BananagramsChallengeTwelve students are heading to the Grand Final of the U.S. Bananagrams Challenge in Rhode Island on April 1. The group defeated 15,000 other fourth through sixth graders throughout New England to earn a place in the final and will now compete to be crowned America’s “Top Banana.”

The finalists will compete against each other in rounds of Bananagrams before the overall winner is presented with a specially designed trophy and $1,000 for his or her school by Rena Nathanson, inventor of the anagram game and CEO of Bananagrams Inc. The Final will take place at the Hope Artiste Village in Pawtucket R.I. where all finalists will be presented with an exclusive Bananagrams goody bag.

The complete list of finalists is:

  • Kristen Gregory, 6th, Clark Lane MIddle School, Waterford, CT
  • Kaede Shimamura, 5th, Lyndon Town School, Lyndon, VT
  • Gabe Victoria, 5th, Scotland Elementary School, Scotland, CT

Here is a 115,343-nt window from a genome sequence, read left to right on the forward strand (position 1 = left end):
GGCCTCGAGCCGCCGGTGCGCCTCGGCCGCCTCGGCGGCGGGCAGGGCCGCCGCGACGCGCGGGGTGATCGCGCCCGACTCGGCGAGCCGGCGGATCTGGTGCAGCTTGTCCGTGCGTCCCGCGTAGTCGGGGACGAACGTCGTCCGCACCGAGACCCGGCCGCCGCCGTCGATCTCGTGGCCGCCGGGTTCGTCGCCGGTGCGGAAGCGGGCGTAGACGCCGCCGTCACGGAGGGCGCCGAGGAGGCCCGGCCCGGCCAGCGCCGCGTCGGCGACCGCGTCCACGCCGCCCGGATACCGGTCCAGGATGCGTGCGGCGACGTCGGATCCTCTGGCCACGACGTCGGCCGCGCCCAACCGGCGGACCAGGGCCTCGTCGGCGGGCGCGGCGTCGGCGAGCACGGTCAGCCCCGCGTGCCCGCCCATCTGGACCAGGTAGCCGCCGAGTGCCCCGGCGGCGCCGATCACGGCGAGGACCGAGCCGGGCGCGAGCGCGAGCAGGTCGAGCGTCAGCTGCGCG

• Victoria Hancock, 5th, Broad Rock Middle School, Wakefield, RI
  • Hunter Crawford, 5th, Hooksett Memorial School, Hooksett, NH
  • Kayla Serverius, 5th, Newington Public School, Newington, NH
  • Benjamin Barilaro, 5th, Blueberry Hill School, Longmeadow, MA
  • Fisher Luba, 6th, Lynnfield Middle School, Lynnfield, MA
  • Brandon Aikman, 5th, The Master’s School, West Simsbury, CT
  • Alex Grillo, 5th, Hebron Elementary School, Hebron, CT
  • Keely Cahoon, 6th, Butler Elementary, Avon, MA
  • Victoria Ciardiello, 6th, Baldwin Middle School, Guilford, CT

As part of its mission to get children playing with words, Bananagrams, Inc. created the challenge to help boost vocabulary and spelling skills in classrooms and after school programs. More than 10,000 students took part in the inaugural U.S. tournament last year.

This year’s free-to-enter Challenge was open to 750 schools and invited children in grades 4, 5 and 6 throughout New England to “Go Wild With Words” by playing a series of Bananagrams games with fellow students. Through a simple process of elimination, each school identified its champion, or “Best of the Bunch,” who then competed in a series of online word-based games—using grade-appropriate spelling lists—for one of 12 places at the Grand Finale.

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